Hypothalamic dysfunction or hypothalamic amenorrhea is an uncommon cause of ovulatory dysfunction.
Oftentimes women with this condition are thin with a low percentage of body fat and have almost complete absence of menses when not on hormonal contraception or replacement. This can be due to excessive exercise or conditions such as anorexia nervosa, but is often present without an obvious cause.
The evaluation of women with hypothalamic amenorrhea includes laboratory testing for the pituitary hormones FSH and LH, which are either in the normal range or low, as well as a serum estradiol level which is typically less than 10 pg/ml. On ultrasound evaluation, women with hypothalamic amenorrhea often have a very thin uterine lining and their ovaries may be small as well.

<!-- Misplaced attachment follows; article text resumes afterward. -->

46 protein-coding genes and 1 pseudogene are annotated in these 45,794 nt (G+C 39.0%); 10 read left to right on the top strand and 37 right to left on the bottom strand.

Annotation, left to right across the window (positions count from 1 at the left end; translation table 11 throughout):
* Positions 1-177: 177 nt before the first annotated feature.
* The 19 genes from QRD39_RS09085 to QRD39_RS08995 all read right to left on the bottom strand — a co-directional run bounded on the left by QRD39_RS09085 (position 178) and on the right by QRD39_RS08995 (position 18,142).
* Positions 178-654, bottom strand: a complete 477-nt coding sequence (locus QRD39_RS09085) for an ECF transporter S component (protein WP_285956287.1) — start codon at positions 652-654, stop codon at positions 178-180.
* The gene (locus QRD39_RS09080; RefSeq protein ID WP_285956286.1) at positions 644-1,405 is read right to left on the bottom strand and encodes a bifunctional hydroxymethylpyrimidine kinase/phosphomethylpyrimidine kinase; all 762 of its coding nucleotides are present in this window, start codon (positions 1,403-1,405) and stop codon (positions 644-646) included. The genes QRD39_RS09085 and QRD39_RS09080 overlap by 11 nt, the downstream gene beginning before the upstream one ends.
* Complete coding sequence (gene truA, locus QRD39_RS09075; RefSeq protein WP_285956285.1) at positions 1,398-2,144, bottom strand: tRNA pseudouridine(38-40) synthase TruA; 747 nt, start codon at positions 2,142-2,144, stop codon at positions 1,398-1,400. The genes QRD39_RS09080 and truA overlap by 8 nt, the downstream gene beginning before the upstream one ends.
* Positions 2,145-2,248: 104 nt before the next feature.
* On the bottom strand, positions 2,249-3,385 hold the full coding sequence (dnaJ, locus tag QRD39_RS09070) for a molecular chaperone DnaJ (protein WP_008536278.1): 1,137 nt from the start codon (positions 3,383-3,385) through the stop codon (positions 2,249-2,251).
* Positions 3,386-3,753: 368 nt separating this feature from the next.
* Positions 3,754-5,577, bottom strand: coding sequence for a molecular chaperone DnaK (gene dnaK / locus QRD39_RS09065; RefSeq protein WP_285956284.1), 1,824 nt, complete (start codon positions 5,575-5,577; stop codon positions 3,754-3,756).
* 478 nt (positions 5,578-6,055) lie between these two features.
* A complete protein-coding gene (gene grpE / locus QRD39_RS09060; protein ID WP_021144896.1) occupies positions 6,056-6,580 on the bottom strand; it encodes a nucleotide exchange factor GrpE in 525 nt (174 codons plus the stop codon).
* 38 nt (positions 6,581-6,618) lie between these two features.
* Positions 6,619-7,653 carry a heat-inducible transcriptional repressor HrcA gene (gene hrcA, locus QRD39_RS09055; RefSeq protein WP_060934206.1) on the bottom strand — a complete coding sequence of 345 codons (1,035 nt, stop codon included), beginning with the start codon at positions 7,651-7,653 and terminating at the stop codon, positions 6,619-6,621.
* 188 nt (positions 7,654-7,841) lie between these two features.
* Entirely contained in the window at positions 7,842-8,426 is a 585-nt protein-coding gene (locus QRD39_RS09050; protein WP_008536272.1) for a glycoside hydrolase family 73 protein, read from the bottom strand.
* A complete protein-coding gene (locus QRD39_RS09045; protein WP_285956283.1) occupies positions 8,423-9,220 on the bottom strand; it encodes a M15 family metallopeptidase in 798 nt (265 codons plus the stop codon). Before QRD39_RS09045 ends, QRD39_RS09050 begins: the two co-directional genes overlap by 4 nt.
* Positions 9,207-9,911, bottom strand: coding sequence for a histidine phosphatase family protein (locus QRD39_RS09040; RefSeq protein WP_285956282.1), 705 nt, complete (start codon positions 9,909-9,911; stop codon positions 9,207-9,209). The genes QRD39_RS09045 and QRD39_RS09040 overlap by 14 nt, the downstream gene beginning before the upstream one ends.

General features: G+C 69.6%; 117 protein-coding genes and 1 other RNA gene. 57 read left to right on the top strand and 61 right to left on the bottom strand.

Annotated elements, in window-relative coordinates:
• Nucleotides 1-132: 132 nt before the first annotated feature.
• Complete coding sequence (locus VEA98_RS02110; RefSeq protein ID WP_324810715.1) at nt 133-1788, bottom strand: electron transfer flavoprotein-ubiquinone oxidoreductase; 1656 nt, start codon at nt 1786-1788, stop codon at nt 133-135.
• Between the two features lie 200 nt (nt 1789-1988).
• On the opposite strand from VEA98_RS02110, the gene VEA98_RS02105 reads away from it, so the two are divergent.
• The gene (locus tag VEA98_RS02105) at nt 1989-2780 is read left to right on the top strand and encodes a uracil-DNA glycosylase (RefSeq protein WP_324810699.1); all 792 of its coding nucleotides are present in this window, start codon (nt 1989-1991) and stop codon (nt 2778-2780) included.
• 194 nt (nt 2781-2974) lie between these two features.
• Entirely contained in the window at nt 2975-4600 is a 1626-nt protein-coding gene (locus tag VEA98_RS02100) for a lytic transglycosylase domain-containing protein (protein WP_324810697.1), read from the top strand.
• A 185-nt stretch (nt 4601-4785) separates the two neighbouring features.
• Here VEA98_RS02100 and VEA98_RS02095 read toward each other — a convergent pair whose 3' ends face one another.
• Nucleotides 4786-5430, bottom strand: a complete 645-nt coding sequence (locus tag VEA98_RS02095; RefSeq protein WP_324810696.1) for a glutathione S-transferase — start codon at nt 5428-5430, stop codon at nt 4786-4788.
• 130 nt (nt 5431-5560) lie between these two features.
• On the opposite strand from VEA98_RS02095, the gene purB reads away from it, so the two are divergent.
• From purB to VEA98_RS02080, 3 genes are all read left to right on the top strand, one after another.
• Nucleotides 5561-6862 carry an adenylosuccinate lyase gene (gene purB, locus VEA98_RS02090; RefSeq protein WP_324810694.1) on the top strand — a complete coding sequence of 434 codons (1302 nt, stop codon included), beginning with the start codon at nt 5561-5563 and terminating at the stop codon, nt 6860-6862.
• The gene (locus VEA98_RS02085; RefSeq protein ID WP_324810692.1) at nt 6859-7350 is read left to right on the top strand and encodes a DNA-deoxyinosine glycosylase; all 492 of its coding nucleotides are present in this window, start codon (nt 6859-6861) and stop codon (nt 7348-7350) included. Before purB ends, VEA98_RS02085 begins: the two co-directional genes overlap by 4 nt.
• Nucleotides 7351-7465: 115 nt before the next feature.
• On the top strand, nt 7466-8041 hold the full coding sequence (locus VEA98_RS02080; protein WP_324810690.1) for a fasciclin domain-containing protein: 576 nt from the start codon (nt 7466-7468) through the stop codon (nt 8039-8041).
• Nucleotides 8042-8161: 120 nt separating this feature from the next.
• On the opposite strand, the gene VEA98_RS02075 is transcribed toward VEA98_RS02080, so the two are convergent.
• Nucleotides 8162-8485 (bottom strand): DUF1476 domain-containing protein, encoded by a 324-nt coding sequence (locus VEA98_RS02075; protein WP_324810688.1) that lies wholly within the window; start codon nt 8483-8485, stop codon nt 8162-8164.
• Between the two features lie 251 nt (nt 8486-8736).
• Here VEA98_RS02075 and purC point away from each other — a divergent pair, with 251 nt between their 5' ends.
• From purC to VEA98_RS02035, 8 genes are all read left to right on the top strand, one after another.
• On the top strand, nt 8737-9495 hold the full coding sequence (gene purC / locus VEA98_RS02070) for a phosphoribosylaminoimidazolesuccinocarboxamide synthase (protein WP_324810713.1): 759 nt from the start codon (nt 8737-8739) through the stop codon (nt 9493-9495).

Women with hypothalamic amenorrhea who are given progesterone to induce menses typically will not experience a period due to the absence of an estrogen-primed uterine lining. Women with hypothalamic amenorrhea will occasionally respond to clomiphene citrate for ovulation induction, but often need treatment with human menopausal gonadotropins (see gonadotropin stimulation).